Flesh And Blood: The Individual Stories Of The Nine Charleston Massacre Victims


To think they even have to “debate” whether this should be removed or not…

The lives of six women and three men were cut short under a hail of bullets from the gun of a self-professed white supremacist. They ranged in age from 26 to 87. Some were grandparents; others were only beginning to recognize and realize their potential in this world.

The victims represented the diversity of life in Charleston, South Carolina. Some were teachers; some were lawmakers; others were the glue that bonded their families. While they hailed from all walks and stages of life, the nine innocents slaughtered in the racist-fueled shooting at the historic Emanuel African Methodist Episcopal Church shared a common faith. Their devotion to cultivating that faith gathered them together in the unquestioned safety of that church basement. In the end, it would be in the unquestionable embrace of the grace of their faith that their weeping families, mournful church family and our grieving nation bid them eternal rest.

This is what President Obama said in his Eulogy for the Honorable Reverend Clementa Pinckney:
“They were still living by faith when they died, Scripture tells us. They did not receive the things promised; they only saw them and welcomed them from a distance, admitting that they were foreigners and strangers on Earth.”

Reverend Pinckney was a long-serving Democratic state senator and the senior pastor of Emanuel A.M.E. Church. He fought as hard for constituents as he did love and serve his congregation. In his eulogy for Rev. Pinckney, President Obama remembered him as a “good man.” He shared that, “he was in the pulpit by 13, pastor by 18, public servant by 23. He did not exhibit any of the cockiness of youth, nor youth’s insecurities; instead, he set an example worthy of his position, wise beyond his years, in his speech, in his conduct, in his love, faith, and purity.”

The married, 41-year-old father of two daughters leaves behind an impressive record of activism, including his recent push to equip South Carolina’s police officers with body cameras after the videotaped fatal shooting of a Black man at the hands of a white police officer.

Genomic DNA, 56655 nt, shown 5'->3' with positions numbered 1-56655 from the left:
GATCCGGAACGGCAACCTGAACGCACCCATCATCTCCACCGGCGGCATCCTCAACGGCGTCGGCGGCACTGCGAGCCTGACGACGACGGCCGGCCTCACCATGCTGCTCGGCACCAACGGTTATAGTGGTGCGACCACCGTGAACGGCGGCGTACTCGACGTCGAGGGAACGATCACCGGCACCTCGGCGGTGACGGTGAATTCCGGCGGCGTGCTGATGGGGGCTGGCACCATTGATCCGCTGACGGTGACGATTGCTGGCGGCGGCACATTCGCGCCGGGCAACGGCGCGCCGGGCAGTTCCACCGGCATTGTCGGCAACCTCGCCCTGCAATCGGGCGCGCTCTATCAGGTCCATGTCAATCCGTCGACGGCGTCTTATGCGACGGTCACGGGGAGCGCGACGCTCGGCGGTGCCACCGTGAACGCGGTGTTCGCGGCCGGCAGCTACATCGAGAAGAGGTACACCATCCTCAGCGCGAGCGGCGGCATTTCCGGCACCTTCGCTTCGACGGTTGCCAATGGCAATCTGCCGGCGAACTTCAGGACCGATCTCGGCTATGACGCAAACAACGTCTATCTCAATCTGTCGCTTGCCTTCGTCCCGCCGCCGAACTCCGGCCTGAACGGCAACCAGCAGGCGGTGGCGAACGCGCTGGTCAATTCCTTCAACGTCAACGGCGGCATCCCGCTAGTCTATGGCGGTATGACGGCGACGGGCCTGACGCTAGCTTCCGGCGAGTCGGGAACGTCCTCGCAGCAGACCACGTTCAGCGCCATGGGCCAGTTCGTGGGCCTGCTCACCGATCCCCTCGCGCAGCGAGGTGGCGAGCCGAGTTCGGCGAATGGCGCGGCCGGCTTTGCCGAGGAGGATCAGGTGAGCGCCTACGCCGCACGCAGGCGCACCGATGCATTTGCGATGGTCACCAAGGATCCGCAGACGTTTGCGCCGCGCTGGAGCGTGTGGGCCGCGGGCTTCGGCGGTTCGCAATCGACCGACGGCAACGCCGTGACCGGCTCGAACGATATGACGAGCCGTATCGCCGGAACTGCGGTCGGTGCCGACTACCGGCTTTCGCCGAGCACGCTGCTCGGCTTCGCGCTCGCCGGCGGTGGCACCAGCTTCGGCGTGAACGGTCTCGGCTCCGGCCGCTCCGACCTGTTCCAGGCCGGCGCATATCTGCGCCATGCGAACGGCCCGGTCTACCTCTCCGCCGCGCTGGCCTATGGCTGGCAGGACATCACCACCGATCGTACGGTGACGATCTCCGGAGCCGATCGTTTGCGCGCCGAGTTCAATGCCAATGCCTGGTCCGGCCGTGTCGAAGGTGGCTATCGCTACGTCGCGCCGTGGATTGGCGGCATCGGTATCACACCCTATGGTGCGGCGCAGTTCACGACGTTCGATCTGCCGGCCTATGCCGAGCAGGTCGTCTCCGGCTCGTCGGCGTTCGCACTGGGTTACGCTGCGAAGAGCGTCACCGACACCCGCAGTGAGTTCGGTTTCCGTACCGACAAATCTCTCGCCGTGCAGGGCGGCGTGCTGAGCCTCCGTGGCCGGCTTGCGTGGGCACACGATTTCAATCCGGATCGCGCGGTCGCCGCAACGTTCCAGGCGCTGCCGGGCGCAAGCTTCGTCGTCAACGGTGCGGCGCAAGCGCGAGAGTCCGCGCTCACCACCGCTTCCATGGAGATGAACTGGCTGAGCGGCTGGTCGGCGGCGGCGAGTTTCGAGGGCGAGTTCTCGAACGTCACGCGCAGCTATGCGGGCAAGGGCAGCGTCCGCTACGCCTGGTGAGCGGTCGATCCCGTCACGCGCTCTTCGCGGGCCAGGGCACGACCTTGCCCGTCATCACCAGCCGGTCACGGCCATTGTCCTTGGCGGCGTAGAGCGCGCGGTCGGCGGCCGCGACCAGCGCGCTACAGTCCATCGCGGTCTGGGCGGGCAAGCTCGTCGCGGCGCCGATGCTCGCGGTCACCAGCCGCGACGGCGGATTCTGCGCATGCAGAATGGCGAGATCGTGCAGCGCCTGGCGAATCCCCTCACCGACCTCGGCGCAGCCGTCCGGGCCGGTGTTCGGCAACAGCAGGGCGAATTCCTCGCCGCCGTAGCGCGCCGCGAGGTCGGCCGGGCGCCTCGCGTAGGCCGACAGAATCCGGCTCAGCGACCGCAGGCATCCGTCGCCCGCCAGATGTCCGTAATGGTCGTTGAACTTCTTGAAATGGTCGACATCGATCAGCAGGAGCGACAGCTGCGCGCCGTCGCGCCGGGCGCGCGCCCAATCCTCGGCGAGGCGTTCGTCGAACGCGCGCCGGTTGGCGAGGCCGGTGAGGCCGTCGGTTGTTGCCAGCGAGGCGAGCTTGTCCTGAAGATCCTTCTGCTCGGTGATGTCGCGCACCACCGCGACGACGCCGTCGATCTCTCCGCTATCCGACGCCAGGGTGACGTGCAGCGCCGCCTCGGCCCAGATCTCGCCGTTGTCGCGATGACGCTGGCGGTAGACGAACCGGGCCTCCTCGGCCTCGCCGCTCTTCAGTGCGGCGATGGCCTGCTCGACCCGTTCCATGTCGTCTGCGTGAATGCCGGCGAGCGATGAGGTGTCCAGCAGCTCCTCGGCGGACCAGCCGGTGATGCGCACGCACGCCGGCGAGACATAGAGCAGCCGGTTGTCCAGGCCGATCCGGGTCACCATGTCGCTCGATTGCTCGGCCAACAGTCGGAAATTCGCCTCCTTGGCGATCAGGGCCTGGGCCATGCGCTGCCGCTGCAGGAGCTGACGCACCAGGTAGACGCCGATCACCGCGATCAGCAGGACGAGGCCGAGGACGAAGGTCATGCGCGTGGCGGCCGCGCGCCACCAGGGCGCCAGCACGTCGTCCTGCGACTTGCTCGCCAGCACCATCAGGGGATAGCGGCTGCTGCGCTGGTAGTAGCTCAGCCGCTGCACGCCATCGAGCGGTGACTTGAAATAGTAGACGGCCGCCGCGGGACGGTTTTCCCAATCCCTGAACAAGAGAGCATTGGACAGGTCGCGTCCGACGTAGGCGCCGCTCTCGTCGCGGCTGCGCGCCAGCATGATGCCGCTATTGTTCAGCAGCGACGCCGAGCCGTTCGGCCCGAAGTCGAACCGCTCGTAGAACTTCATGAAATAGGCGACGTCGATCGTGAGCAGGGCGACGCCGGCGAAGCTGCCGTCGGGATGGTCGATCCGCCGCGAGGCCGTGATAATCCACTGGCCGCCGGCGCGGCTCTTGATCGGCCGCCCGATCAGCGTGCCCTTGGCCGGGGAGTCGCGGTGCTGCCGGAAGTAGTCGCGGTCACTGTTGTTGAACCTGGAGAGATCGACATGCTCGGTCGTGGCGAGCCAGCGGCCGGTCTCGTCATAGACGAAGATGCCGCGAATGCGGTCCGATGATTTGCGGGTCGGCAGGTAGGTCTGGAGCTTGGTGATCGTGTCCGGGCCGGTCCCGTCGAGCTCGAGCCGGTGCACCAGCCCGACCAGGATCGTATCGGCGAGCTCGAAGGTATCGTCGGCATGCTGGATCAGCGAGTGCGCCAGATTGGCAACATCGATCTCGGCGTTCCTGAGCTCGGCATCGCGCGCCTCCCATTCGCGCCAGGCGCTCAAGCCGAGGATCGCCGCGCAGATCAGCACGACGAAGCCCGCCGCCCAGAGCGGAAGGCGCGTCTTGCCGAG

Sharonda Coleman-Singleton was as widely known for her smile as she was for her dedication to her family, her church and her community. The 45-year-old mother of three was a reverend at Emanuel A.M.E. Church; the celebrated girls team track coach at Goose Creek High School; and a highly respected high school speech therapist.

After her death, her oldest son, Chris Singleton, a baseball player at Charleston Southern University, recalled on social media that he would often tease his mother about going to church so much. He remembered that she would always laugh him off and say, “Boy you can never have too much of the Lord.”

It has been reported that 26-year-old Tywanza Sanders died trying to protect his 87-year-old aunt, Susie Jackson.

Sanders jumped between the shooter and his aunt, begging him to take his life instead of hers. The shooter is alleged to have said it didn’t matter because, “I’m going to shoot all of you,” before he opened fire.

Sanders was a recent graduate of Allen University in Columbia, South Carolina. He received a degree in business administration in 2014. Recently, he worked at Against Da Grain Barbershop along with his brother.

Despite his bravery and heroism, Sanders could not save his aunt’s life. Susie Jackson, a grandmother and longtime church member, became another of the shooter’s victims, along with her cousin, 70-year-old Ethel Lance. Like the others, Lance was a devoted member of Emanuel A.M.E. Church. She worked at the church for more than 30 years.

Depayne Middletown Doctor was the mother of four daughters. She was a minister and sang in the church’s choir. The 49-year-old devoted her entire career to public service. She had just started a job as an enrollment counselor at Southern Wesleyan University’s campus in Charleston—her alma mater. Before that, she was a Charleston County community development director, helping the county’s poorest residents receive grants.

Equally dedicated to serving her community, 54-year-old Cynthia Hurd, who was lovingly described by her brother as “a woman of faith,” worked for 31 years at the Charleston County Public Library as a librarian. Recently, Hurd was the regional library manager at St. Andrews Regional Library. County officials have confirmed that the library will be renamed in her honor.

On the path to becoming an ordained minister, 59-year-old Myra Thompson was the wife of a local reverend, Rev. Anthony Thompson, who is a vicar at Holy Trinity REC Church in Charleston.  Daniel Simmons initially survived the attack, but died in a hospital operating room. The 45-year-old was a fourth-generation preacher who fought in Vietnam, and during his time with us on earth also worked as a teacher and a counselor.

This past week, Simmons became the last of the Mother Emanuel Nine to be laid to rest. Today, we should all be asking ourselves what happens now; what comes next?

Do we, as a nation, take up the charge to tackle the ills of racism and gun violence, or will we cast these issues aside once again and wait until the next tragedy jolts us from our complacency? Will you join in the struggle and sign a petition to rid our public spaces of the Confederate flag—the flag of hate and violence to which the shooter pledged his allegiance?

Will you make the lives of those we lost matter by not allowing hate to be the final word in our nation’s struggle to form a more perfect union?

Marc H. Morial

President and CEO

National Urban League

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